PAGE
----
New Works


18-464 – Marianne Burton


Out of stock

Marianne Burton

46 x 61 cm: acrylic on canvas
Year: 2018

Punmu Rockholes

“Punmu [community]- I went there when I was a young girl, a teenager with my mother and father before my mother passed. Big mob of people was there. No building, just little cubbie houses (bower shelters). Long time I been there.

These here are the waterholes around Punmu. In the middle is Rawa spring, Rawa means long time. On the right is Tuu Tuu, then Jila Jila, Wilarra and Yilyara up the top. That is my ngurra (home). We grew up in Punmu around all theses water holes. I still live here with my grand kids, same stories for all these places.”  

Marianne and her sister were brought up by their father, Martumili Artist Pukina Burton (dec.) She and her father would sit down together to paint, and Pukina would tells stories about his Country. Marianne is now often found painting in Newman and Punmu with her grandchildren, passing down stories about Country and culture.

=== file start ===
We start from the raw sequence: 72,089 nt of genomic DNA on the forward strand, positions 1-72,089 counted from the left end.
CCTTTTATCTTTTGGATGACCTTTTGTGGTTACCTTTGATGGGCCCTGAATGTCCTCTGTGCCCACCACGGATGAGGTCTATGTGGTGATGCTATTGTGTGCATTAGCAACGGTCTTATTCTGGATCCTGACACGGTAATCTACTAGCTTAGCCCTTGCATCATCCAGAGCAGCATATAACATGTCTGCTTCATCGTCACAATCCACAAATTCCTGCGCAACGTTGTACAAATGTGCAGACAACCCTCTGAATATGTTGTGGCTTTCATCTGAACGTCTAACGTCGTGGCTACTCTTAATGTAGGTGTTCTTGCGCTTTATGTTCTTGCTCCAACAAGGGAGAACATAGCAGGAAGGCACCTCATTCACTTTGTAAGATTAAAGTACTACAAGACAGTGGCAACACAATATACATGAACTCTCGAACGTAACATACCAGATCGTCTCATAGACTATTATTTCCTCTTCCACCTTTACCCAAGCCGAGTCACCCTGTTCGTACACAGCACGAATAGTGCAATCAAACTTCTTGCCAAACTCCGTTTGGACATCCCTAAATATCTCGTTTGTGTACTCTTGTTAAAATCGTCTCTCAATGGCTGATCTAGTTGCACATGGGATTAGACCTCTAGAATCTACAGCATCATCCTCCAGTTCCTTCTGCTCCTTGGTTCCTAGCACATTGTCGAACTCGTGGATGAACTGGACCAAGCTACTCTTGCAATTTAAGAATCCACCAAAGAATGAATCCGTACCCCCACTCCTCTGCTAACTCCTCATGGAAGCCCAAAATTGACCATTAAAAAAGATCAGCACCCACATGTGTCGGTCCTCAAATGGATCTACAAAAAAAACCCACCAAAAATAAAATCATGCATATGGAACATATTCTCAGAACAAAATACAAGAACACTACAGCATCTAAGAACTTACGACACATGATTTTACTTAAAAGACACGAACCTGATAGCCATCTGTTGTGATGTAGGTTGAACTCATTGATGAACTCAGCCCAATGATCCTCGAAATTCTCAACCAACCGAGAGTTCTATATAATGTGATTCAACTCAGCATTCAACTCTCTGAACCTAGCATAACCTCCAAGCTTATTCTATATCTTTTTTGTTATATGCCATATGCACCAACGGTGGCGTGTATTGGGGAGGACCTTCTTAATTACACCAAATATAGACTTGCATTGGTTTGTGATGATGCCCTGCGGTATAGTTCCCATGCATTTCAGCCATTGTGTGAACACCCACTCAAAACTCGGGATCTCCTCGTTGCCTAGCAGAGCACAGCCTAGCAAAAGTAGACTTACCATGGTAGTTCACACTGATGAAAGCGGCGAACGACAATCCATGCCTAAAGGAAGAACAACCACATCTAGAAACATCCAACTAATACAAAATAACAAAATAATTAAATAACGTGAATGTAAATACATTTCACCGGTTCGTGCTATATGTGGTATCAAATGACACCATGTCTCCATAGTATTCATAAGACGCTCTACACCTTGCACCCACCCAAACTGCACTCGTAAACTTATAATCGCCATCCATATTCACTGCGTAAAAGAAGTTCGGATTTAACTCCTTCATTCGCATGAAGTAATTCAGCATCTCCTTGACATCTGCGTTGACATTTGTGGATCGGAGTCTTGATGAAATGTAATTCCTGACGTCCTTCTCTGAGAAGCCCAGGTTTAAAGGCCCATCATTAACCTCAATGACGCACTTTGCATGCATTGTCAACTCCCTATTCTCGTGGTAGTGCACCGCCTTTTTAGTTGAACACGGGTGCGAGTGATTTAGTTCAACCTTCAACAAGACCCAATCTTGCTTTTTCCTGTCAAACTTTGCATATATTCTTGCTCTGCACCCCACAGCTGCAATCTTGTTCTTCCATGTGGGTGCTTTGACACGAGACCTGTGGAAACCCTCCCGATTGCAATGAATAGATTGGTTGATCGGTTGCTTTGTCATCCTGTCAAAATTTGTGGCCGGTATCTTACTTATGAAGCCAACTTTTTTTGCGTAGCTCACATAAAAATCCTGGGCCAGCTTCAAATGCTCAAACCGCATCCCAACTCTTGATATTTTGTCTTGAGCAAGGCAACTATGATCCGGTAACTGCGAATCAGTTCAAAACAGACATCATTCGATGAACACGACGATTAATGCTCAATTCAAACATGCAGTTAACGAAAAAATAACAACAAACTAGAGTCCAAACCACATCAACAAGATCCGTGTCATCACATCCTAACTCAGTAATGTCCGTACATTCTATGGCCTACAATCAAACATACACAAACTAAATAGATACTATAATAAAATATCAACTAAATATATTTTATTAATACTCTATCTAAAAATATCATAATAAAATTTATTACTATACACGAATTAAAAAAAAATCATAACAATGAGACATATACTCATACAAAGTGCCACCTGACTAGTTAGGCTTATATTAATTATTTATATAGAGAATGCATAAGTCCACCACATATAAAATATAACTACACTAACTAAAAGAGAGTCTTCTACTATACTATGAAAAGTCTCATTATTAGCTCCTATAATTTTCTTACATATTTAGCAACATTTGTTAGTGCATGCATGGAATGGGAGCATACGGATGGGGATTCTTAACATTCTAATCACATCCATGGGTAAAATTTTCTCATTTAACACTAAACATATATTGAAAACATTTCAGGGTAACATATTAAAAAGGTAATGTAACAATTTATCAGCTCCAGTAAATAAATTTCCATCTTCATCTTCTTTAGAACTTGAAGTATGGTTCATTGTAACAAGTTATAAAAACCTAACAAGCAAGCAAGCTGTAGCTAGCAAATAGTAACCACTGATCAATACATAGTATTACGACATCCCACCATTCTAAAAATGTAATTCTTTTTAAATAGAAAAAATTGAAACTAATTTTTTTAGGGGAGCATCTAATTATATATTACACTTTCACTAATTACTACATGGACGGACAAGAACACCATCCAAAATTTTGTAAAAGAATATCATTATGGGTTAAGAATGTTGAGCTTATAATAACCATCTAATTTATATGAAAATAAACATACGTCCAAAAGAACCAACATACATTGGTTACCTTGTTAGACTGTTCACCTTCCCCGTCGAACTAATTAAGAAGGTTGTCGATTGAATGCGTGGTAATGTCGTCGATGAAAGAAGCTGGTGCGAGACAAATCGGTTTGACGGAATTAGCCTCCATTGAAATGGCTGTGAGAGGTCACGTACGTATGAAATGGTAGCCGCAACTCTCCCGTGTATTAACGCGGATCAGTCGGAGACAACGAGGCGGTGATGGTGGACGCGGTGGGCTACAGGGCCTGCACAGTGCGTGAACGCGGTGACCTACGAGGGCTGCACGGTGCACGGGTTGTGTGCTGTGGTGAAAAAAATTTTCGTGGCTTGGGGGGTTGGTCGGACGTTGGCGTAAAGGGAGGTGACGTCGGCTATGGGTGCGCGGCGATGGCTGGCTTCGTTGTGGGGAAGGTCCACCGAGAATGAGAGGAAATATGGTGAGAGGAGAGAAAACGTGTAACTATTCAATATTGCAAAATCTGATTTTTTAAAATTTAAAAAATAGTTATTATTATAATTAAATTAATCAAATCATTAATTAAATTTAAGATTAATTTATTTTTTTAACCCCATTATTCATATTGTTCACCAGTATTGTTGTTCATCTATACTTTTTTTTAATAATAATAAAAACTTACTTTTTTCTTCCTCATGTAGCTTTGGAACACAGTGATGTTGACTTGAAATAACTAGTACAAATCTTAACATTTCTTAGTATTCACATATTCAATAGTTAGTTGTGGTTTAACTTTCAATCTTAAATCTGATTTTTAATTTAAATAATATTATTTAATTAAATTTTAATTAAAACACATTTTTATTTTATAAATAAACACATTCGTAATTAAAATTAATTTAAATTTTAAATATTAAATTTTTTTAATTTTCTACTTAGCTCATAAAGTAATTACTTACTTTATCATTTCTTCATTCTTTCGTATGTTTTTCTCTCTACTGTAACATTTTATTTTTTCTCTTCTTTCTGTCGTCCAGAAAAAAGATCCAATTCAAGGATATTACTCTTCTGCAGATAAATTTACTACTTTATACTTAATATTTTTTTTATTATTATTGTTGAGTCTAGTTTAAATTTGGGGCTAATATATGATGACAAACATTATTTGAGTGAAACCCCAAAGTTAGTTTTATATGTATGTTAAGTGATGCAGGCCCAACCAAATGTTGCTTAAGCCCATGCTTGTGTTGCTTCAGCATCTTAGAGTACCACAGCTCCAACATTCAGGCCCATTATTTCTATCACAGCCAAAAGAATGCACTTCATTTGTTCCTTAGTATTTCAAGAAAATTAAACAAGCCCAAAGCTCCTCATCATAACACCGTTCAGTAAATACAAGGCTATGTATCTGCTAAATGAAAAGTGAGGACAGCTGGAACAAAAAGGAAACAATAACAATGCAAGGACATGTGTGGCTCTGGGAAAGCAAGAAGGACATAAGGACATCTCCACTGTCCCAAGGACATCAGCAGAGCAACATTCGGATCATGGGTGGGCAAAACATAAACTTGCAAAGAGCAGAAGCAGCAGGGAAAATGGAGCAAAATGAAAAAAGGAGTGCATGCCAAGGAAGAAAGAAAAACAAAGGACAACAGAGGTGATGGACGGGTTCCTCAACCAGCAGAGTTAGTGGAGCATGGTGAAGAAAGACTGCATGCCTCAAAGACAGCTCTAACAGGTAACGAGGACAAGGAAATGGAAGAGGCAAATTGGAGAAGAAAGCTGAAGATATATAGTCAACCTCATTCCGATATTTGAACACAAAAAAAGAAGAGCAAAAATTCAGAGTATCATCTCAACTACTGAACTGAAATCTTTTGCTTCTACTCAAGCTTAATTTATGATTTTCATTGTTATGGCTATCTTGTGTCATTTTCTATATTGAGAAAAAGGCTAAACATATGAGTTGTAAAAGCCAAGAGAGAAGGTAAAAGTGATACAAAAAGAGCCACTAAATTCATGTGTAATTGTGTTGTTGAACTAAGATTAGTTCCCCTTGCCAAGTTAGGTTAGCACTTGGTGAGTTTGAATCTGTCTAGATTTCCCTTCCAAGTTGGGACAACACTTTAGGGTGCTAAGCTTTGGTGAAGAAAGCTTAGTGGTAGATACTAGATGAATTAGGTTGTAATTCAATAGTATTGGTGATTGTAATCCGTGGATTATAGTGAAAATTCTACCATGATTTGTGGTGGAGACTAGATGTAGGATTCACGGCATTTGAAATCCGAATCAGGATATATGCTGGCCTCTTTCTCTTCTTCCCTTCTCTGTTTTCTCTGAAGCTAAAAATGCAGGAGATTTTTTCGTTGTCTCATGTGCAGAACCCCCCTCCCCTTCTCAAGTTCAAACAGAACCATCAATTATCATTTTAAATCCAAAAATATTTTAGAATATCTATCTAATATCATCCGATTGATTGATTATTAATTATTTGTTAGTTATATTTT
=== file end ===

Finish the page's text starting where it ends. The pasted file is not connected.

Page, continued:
Punmu is a community that sits on the edge of an important warla (lake) known as Lake Dora. The lake runs South into the area known as Karlamilyi (Rudall River National Park). Rock holes, waterholes, soaks and springs were important sites for Martu people during the pujiman (traditional, bush-dwelling) era, with many important jukurrpa (dreaming stories) chronicling the creation of these landmarks.

Martumili Artists warns visitors that our website includes images and artworks of Artists who have passed away which may cause distress to some Indigenous people.

Martumili Artists acknowledges the Nyiyaparli and Martu people as the Traditional Owners of the land we live and work on. We also acknowledge the Traditional Owners throughout our country and our Elders; past, present and emerging.